Now, what do we hear in the gospel which we have received?…Moroni, an angel from heaven, declaring the fulfilment of the prophets—the book to be reveal’d…The voice of peter, James & John, in the wilderness, between Harmony, Susquehanna County, and Colesvill, Broom County…And the voice of Michael the archangel—the voice of Gabriel, and of Raphael, and of divers angels, from Michale or Adam, down to the present time; all declaring each one their dispensation, their rights, their keys, their honors, their majesty & glory.
Both viewed their angelic messengers as not some foreign specimen completely other-worldly than us, but rather as individuals who had once lived on the same Earth that we walk on today and were just at different phases of there post-mortal progression. Schmidt noted that the enlightenment made it necessary for those who believed in angels to present them in a more reasonable framework. During this time, Schmidt argued, “the voices from the spirit-land that people desired were increasingly materialized and incarnated,” a distant cry from the “wholly other” type of ministers traditional Christianity was used to. To both the Swedish and Palmyra Seers, angelic beings were much more personal, and therefore much more rational.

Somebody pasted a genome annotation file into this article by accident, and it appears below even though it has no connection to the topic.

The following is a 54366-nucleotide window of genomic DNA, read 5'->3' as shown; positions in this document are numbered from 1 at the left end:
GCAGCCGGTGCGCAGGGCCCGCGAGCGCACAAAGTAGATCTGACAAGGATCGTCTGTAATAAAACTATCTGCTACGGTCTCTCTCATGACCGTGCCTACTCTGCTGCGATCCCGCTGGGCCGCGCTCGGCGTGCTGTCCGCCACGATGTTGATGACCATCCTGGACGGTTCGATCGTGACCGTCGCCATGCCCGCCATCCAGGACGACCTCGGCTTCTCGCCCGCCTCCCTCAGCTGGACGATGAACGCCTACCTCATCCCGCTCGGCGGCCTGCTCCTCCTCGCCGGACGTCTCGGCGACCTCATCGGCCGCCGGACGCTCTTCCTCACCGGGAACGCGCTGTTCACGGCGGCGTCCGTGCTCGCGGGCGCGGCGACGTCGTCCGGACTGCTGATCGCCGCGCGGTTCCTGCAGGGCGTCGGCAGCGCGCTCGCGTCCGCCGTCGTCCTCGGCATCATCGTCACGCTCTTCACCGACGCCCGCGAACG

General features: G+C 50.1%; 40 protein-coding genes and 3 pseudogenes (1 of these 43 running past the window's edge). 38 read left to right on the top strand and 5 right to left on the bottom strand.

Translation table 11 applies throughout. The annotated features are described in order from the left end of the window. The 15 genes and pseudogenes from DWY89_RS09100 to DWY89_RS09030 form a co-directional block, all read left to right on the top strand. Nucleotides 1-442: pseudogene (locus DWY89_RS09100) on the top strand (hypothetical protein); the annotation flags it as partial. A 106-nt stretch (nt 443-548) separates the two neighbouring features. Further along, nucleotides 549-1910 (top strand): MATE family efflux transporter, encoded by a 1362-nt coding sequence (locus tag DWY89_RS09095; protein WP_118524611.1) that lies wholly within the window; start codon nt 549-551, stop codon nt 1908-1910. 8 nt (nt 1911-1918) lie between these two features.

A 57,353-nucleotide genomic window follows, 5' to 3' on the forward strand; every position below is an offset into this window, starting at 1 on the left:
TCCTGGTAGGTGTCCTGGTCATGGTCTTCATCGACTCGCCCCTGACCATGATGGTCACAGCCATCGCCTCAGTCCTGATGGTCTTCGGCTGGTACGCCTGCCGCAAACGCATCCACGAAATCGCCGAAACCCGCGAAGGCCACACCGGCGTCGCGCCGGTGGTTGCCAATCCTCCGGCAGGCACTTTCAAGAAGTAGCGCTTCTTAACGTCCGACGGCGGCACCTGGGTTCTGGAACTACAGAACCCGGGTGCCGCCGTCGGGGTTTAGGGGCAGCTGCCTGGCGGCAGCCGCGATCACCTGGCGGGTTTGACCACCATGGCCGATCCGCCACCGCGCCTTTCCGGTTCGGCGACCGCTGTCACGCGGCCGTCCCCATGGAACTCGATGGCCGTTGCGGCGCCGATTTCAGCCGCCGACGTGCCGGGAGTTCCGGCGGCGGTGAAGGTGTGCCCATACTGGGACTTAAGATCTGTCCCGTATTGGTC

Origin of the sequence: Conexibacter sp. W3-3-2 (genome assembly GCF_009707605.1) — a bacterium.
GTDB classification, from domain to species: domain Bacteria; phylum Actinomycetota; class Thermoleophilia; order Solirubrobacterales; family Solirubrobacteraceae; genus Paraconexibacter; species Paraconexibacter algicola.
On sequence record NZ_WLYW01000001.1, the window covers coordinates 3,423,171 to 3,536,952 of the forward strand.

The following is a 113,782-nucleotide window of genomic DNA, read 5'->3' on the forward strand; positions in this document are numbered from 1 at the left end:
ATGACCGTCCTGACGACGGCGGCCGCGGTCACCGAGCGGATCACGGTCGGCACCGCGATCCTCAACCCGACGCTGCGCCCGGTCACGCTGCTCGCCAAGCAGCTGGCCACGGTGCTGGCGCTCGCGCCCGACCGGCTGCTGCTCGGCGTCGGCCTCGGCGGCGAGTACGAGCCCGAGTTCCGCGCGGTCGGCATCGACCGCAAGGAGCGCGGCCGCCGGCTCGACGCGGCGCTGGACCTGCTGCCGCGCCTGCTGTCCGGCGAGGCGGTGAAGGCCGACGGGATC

When Swedenborg described the angels he was used to conversing with, he presented a vision of celestial beings not too dissimilar from common humanity:
The Angels converse together, as we do on earth, and in like manner on various subjects, whether of a domestic, civil, moral, or spiritual nature…The speech of angels is equally divided into words with our’s, and alike sonorous and audible, for they have mouths, tongues and ears, as we have.
It is not difficult to see rationality used to give credence to his supernatural claims.
Joseph Smith and the early Mormons also hoped to present a more “rational” type of angel. He taught that angels did not have wings because they were merely people just like us who had passed to the other side of the veil. In Nauvoo, he even explained a process in which a person could “test” the vitality of an angelic visitor. Even more, Smith used the idea of angels as a rational way of proving his movement’s authority: because of the apostasy, and therefore loss of authority, that occurred after Christ’s apostle’s death, the only way to restore that authority was to get it from those who previously held it. Joseph Smith’s solution to the problem of fallen Christianity included bringing back those involved with the original before it was lost. As Jack Welch has argued, “[Smith] relied not only upon biblical authority to recover the past, but upon the past to recover authority.”